The quantitative hedge fund that quietly hires painters and poets
Long before investment banks became obsessed with hiring STEM students into every role possible, they had a strategy for hiring from liberal arts courses. Liberal arts students bring "left-field, blue-sky creative thinking" one MD opined nearly a decade ago. There was a place for economists and mathematicians, he said, but there was a need for liberal artists too.
Speaking on a recent podcast, Peter Bogart-Johnson, a former 'generalist associate' at the DE Shaw Group, who now works for Jane Street, says his ex-employer would seek out people with artistic backgrounds to work alongside its technologists and quants because they were, "smart, talented, creative people who might bring a slightly different perspective to the role."
Bogart-Johnson worked for DE Shaw research, the arm of DE Shaw that focuses on biomolecular simulations, but there are indications that the broader DE Shaw group, including the quant fund, has a similar approach. Painters and poets aren't hired into core quant roles, but they are hired into peripheral functions - newly hired HR associate, Devanshi Yadav, has won creative writing competitions, for example. VP Matthew Hittinger is the author of fiction like 'The Erotic Postulate.' And DE Shaw admin assistant William Armstrong, who's worked at the fund for nearly a decade, is a well-established fine artist specializing in 'emotional expressions of pain, suffering, sex and death with the aim of challenging the dominant social order.'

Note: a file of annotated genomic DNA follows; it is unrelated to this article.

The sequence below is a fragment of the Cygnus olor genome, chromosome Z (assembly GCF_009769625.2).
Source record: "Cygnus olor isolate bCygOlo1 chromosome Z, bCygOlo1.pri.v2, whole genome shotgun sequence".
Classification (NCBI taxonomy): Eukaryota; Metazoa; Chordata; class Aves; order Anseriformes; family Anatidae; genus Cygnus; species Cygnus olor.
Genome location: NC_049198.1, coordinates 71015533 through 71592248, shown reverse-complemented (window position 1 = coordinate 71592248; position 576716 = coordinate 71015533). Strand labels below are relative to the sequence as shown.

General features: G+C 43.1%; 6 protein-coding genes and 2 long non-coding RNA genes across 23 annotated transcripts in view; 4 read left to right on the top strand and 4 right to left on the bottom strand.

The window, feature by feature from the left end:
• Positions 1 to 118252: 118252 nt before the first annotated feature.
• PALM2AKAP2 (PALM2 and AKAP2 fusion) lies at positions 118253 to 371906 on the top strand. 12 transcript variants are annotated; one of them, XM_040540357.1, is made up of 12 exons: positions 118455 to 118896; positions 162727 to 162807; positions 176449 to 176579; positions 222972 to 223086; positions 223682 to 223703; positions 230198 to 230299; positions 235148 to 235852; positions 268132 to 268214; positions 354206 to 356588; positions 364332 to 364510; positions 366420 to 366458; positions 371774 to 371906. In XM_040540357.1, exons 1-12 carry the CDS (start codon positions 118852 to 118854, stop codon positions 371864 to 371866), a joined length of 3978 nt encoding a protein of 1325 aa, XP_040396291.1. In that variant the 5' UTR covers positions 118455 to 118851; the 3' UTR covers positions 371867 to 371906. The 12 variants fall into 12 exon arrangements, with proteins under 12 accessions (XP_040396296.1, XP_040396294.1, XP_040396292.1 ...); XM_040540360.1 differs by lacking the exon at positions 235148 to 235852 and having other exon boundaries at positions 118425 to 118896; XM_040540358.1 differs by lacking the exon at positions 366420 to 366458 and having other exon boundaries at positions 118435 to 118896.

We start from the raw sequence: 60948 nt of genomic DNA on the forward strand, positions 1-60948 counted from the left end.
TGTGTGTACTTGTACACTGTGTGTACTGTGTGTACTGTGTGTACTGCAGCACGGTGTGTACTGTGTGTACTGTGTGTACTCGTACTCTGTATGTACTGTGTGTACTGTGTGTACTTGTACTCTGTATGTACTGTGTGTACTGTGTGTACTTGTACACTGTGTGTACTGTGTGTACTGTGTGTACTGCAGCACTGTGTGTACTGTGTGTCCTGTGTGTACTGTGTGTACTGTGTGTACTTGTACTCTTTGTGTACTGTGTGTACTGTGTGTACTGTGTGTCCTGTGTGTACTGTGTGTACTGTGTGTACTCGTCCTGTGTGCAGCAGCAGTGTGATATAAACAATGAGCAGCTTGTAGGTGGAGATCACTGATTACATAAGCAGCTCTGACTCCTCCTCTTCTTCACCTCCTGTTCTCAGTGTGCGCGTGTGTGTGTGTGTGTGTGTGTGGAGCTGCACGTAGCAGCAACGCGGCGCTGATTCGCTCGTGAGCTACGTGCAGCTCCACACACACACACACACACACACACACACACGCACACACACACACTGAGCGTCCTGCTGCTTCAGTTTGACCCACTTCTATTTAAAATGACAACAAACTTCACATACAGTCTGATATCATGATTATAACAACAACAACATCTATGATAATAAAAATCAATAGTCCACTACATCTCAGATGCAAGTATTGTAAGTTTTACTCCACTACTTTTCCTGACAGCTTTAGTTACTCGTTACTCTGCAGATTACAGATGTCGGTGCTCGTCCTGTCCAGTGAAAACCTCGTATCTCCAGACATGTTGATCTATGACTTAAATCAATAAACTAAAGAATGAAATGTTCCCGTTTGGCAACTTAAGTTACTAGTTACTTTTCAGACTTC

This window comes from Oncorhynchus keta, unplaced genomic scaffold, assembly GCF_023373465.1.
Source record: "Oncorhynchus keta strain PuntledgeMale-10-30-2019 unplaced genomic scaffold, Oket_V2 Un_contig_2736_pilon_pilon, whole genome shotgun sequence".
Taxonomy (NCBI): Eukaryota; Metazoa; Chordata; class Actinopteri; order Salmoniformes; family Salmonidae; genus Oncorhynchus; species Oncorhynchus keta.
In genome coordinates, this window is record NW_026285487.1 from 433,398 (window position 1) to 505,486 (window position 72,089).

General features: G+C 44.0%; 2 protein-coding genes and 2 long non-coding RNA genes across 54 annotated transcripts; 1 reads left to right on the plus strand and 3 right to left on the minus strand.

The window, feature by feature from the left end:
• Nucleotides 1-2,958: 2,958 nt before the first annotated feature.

Peter Bogart-Johnson's own specialism is abstract expressionist poetry within the New York School. It includes observations such as, "For lack of experience, I cultivate nonchalance."
Bogart-Johnson says the DE Research group didn't have a deliberate hiring program for going after artists, it just liked them for "technical-adjacent" roles. "The notion was we’d hire these people, they would do this job, then they would go off and become famous writers and musicians, and they wouldn’t be here anymore. But a lot of us sort of got to like it, and stayed in this work over time," he added.
He himself quit DE Shaw in 2015 and joined Jane Street in 2020, where he works as a product manager. He still writes poetry and says that product managers also benefit from creativity and empathy. Products and poems both "have a beginning, middle, and end, you would hope," he quips.
DE Shaw just opened its generalist internships for 2024. Paying $9k a month in New York, it says they're open to students from all backgrounds, including art history and literature,
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